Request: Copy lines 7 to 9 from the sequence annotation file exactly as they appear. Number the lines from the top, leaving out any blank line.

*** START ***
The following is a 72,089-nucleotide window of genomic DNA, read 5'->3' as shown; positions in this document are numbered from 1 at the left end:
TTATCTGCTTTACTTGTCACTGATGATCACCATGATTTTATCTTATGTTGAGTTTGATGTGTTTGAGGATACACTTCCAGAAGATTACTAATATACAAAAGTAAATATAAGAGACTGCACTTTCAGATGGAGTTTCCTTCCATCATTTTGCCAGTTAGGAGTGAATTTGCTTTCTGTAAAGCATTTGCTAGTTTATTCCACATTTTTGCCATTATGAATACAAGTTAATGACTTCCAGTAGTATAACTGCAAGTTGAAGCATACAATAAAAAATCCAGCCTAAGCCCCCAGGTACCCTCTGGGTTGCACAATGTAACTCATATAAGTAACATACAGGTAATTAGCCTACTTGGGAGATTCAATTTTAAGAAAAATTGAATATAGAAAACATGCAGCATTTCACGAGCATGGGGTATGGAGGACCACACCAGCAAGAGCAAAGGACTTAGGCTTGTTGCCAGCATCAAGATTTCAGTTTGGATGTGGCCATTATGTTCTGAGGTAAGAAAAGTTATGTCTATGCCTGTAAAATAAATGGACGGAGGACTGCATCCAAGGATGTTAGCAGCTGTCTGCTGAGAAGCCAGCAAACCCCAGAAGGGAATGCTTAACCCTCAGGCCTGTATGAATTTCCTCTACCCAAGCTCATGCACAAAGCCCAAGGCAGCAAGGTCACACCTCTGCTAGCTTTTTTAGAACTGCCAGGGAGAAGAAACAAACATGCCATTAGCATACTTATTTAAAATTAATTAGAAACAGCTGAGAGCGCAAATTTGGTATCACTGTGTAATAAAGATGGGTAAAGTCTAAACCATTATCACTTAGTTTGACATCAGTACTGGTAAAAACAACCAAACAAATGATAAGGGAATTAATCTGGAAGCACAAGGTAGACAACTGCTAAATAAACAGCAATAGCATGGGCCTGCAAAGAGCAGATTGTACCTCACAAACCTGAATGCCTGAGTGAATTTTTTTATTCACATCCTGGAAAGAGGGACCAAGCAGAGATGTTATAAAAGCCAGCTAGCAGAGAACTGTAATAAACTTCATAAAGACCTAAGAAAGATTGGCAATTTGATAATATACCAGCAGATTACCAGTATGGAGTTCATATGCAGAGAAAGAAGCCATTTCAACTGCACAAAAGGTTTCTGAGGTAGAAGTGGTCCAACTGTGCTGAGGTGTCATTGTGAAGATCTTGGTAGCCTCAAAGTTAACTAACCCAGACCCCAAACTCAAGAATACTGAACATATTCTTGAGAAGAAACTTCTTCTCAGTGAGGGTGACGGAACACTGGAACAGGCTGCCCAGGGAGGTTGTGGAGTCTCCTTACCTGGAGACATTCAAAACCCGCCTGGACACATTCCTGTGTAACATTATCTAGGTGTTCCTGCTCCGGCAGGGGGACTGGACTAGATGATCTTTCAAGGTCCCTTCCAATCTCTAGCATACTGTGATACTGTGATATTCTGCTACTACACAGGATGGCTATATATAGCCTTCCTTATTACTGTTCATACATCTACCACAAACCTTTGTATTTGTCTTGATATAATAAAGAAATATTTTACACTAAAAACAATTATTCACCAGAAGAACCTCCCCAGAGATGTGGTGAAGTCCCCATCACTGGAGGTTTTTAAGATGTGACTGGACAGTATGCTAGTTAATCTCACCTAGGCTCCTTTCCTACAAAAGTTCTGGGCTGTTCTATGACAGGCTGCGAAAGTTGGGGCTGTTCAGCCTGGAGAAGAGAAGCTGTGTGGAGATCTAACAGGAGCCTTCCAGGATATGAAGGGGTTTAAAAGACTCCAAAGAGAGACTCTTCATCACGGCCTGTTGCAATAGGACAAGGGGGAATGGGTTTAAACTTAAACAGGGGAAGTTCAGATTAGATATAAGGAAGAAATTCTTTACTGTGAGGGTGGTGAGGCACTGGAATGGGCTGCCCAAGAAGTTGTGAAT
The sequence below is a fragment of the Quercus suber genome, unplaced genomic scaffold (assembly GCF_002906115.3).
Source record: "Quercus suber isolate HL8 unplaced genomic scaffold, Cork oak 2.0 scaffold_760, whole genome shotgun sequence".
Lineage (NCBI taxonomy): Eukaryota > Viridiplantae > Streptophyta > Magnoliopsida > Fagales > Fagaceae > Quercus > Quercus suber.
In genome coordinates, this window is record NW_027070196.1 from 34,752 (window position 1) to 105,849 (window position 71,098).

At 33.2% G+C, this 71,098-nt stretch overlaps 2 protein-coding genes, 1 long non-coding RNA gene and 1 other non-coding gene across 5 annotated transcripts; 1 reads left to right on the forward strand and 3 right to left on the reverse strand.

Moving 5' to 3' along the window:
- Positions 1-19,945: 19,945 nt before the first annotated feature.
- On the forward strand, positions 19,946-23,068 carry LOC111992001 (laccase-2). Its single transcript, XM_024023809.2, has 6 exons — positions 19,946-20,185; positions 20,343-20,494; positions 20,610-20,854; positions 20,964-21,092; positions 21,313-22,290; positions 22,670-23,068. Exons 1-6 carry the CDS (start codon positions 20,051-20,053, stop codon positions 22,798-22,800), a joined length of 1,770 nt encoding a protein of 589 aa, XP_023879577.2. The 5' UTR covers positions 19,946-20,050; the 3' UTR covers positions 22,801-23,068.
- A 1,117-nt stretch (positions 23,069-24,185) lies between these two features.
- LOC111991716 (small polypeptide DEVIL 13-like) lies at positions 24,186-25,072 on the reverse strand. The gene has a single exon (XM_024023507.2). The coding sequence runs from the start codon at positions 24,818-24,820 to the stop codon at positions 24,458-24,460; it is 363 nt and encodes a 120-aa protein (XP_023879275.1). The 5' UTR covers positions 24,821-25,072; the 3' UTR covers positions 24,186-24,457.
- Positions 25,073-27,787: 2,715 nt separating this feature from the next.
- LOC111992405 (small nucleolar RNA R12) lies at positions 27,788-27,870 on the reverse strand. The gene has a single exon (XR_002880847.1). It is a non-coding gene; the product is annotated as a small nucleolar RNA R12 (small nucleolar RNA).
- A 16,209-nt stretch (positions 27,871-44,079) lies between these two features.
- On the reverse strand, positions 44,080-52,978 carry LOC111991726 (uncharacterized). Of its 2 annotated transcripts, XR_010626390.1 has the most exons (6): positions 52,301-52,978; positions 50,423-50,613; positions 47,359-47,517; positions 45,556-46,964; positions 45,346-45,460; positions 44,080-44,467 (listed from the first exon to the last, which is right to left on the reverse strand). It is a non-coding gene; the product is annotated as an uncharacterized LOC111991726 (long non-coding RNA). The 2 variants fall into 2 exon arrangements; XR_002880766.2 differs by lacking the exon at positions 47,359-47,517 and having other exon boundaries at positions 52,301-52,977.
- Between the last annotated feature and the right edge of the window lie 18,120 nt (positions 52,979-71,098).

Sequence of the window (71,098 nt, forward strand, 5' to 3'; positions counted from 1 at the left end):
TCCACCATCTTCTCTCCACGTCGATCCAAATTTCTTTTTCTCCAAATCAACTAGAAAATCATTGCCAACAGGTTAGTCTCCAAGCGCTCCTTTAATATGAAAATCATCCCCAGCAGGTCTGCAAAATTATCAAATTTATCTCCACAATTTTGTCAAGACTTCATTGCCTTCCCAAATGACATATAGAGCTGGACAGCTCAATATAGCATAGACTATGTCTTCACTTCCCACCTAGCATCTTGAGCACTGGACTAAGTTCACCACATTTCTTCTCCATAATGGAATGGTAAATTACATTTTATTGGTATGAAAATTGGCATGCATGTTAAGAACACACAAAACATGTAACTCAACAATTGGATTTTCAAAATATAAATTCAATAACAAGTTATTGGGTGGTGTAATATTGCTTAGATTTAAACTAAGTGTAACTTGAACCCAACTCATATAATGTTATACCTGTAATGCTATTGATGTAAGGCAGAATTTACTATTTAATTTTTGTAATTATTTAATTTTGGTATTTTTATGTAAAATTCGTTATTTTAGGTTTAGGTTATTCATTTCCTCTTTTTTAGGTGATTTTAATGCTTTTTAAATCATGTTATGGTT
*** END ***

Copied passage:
At 33.2% G+C, this 71,098-nt stretch overlaps 2 protein-coding genes, 1 long non-coding RNA gene and 1 other non-coding gene across 5 annotated transcripts; 1 reads left to right on the forward strand and 3 right to left on the reverse strand.

Moving 5' to 3' along the window:
- Positions 1-19,945: 19,945 nt before the first annotated feature.